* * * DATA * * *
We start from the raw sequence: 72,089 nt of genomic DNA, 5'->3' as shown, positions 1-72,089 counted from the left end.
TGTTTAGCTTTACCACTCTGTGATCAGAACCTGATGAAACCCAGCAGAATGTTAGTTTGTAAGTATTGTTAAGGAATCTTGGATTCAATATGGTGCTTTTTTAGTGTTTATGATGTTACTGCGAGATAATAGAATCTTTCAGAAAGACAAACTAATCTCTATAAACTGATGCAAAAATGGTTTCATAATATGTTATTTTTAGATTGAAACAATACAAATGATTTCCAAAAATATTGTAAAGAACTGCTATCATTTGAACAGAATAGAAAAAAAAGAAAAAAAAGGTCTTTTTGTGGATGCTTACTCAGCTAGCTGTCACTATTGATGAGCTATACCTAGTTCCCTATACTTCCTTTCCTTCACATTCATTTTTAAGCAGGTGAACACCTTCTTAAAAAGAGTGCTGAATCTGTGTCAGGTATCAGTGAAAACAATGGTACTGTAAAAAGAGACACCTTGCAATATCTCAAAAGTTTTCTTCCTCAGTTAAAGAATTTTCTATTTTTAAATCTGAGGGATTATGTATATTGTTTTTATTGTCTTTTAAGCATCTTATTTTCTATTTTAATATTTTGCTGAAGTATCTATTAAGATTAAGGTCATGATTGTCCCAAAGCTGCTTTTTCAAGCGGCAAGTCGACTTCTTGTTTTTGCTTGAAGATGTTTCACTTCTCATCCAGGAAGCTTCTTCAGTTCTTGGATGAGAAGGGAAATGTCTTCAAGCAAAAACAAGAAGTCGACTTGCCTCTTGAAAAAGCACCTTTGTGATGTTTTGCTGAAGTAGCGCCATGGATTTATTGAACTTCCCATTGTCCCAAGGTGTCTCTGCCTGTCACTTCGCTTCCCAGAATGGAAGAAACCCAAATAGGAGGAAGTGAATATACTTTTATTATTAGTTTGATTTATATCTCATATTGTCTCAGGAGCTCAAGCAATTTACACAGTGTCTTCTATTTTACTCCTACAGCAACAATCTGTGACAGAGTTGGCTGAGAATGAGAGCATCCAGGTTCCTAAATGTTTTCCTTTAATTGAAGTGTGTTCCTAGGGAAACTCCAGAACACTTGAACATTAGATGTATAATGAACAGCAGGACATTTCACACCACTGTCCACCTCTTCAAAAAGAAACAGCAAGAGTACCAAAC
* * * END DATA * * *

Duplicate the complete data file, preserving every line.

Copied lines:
We start from the raw sequence: 72,089 nt of genomic DNA, 5'->3' as shown, positions 1-72,089 counted from the left end.
TGTTTAGCTTTACCACTCTGTGATCAGAACCTGATGAAACCCAGCAGAATGTTAGTTTGTAAGTATTGTTAAGGAATCTTGGATTCAATATGGTGCTTTTTTAGTGTTTATGATGTTACTGCGAGATAATAGAATCTTTCAGAAAGACAAACTAATCTCTATAAACTGATGCAAAAATGGTTTCATAATATGTTATTTTTAGATTGAAACAATACAAATGATTTCCAAAAATATTGTAAAGAACTGCTATCATTTGAACAGAATAGAAAAAAAAGAAAAAAAAGGTCTTTTTGTGGATGCTTACTCAGCTAGCTGTCACTATTGATGAGCTATACCTAGTTCCCTATACTTCCTTTCCTTCACATTCATTTTTAAGCAGGTGAACACCTTCTTAAAAAGAGTGCTGAATCTGTGTCAGGTATCAGTGAAAACAATGGTACTGTAAAAAGAGACACCTTGCAATATCTCAAAAGTTTTCTTCCTCAGTTAAAGAATTTTCTATTTTTAAATCTGAGGGATTATGTATATTGTTTTTATTGTCTTTTAAGCATCTTATTTTCTATTTTAATATTTTGCTGAAGTATCTATTAAGATTAAGGTCATGATTGTCCCAAAGCTGCTTTTTCAAGCGGCAAGTCGACTTCTTGTTTTTGCTTGAAGATGTTTCACTTCTCATCCAGGAAGCTTCTTCAGTTCTTGGATGAGAAGGGAAATGTCTTCAAGCAAAAACAAGAAGTCGACTTGCCTCTTGAAAAAGCACCTTTGTGATGTTTTGCTGAAGTAGCGCCATGGATTTATTGAACTTCCCATTGTCCCAAGGTGTCTCTGCCTGTCACTTCGCTTCCCAGAATGGAAGAAACCCAAATAGGAGGAAGTGAATATACTTTTATTATTAGTTTGATTTATATCTCATATTGTCTCAGGAGCTCAAGCAATTTACACAGTGTCTTCTATTTTACTCCTACAGCAACAATCTGTGACAGAGTTGGCTGAGAATGAGAGCATCCAGGTTCCTAAATGTTTTCCTTTAATTGAAGTGTGTTCCTAGGGAAACTCCAGAACACTTGAACATTAGATGTATAATGAACAGCAGGACATTTCACACCACTGTCCACCTCTTCAAAAAGAAACAGCAAGAGTACCAAAC